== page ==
8. Here is something a lot of recipes don’t mention. You need to make sure that you get a tube cake tin which is just nice for your cake! For a 5 white recipe, you need a 23 cm tin. I used a 22 cm tin and my cake overflowed. For a 9 white recipe, use a 25 cm tin. If your tin is too big, the cake will not rise properly. What you want is for the cake to rise till the sides reach the rim and the middle to keep rising so that you achieve a dome shape. When you use a cake tin that is too large, you will find that the sides of the cake sometimes rises more than the centre and that is where you get a cake that kinks at the side.
9. Before you pour the mixture into the tin, give your batter bowl a few sharp blows by banging it on the table. This will get the big bubbles to rise to the top and burst. Don’t do it after you pour it into the cake tin as you will get ugly bubbles on the bottom of the cake because air gets in when you bang it.
10. After you get rid of as many bubbles as you can, pour the mixture into the cake tin slowly making sure that as many of the big bubbles burst while the batter flows over the rim of the cake tin. This is the trick that I finally found to be most useful for getting rid of big bubbles! Don’t turn the cake tin while you are doing this as you will introduce more air into the cake. Just keep pouring the batter into the same portion of the tin and you will see that the batter flows around the tin without trapping more air.
11. After all the batter is transferred into the tin, give it a few sharp blows on the table and use a chopstick to go round the tin a few times to release any bubbles still trapped at the bottom or side of the tin. It is very important to smoothen the surface properly with a spatula after you do this because if you don’t, the cake will crack along the same path of your chopsticks!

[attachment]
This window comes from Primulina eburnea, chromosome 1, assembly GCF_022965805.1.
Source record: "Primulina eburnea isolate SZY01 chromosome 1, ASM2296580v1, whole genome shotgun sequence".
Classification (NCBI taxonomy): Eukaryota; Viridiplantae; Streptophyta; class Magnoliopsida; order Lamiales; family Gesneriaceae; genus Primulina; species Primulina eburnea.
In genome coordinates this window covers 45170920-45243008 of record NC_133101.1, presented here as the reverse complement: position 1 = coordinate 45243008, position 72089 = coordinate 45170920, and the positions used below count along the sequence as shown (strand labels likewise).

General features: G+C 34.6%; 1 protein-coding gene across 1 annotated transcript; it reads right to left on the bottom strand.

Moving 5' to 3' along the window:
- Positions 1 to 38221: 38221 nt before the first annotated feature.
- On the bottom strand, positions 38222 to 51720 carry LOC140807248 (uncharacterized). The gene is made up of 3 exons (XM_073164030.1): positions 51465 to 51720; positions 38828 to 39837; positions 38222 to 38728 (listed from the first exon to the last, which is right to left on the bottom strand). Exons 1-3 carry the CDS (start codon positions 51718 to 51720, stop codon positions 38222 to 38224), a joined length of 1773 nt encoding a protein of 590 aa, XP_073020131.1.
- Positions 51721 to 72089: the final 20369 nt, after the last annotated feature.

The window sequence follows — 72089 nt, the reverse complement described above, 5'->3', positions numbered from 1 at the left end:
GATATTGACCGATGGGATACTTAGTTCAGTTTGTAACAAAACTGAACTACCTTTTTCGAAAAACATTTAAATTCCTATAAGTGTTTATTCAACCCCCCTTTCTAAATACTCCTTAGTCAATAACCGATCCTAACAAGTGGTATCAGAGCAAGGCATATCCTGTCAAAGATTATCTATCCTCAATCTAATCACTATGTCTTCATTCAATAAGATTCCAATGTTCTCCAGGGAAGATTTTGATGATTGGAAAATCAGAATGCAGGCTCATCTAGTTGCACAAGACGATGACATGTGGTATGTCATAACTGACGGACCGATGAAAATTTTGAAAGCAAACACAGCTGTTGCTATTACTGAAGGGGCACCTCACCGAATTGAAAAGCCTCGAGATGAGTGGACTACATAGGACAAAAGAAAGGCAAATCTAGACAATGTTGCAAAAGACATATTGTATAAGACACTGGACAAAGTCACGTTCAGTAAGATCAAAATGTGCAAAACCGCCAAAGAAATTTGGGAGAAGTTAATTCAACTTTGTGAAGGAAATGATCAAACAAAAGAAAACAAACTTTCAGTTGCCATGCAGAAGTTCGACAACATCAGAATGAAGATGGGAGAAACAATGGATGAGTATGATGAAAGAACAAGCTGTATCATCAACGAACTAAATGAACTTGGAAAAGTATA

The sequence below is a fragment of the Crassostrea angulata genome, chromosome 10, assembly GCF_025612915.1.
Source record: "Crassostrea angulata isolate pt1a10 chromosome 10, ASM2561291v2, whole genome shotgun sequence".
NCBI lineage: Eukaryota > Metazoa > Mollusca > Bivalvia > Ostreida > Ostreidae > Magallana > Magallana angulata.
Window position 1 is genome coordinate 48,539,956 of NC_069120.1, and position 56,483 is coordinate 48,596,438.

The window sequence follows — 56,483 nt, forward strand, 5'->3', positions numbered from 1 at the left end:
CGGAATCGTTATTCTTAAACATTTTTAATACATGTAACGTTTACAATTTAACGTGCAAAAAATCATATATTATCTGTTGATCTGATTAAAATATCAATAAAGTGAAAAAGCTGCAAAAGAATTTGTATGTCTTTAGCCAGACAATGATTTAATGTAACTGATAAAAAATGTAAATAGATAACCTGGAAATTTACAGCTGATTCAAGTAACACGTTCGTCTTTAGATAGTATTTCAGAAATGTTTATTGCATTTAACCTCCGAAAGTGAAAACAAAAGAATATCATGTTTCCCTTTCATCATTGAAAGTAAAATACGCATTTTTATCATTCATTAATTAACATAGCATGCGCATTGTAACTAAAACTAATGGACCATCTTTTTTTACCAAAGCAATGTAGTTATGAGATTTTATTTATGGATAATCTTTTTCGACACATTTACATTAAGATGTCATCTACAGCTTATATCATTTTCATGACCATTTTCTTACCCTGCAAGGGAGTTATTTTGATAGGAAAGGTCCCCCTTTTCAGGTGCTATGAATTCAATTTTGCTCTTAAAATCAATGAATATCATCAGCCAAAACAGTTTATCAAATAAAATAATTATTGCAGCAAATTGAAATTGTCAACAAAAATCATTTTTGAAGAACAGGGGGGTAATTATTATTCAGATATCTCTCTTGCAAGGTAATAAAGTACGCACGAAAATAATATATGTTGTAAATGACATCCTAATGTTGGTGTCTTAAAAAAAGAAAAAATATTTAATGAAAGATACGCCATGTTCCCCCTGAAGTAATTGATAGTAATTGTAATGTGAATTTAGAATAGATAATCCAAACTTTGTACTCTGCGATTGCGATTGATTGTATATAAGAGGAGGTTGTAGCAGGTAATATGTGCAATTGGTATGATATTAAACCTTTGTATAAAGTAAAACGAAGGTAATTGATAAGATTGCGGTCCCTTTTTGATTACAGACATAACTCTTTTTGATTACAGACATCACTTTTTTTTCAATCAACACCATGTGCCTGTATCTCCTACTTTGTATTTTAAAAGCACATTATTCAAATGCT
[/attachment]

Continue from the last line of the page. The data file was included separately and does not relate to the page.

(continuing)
12. Now it is time to put the cake into the oven. Make sure that the oven thermometer shows 170 degrees. and put the cake as low in the oven as you can. Instead of using the rack that comes with the oven, use a low wire stand. This is to get the cake as close to the bottom heating element as possible. This is one cake where you can’t just set the timer and go and sleep. You have to keep you eye on the cake and temperature at least until you know how your oven behaves. This is what the professional bakers do. Check on your cake every 10 minutes to make sure the oven temperature is constant. At around 20 to 25 minutes, you cake would have risen and start to crack. This is when you lower the temperature by switching to non fan forced mode or by putting an aluminum pie dish over it to reduce the heat from the top. Your oven might be different and require different methods to achieve this. The principle here is that you want to have more heat at the bottom than the top or else the top will brown, crack, become dry and start to sink before your baking is done.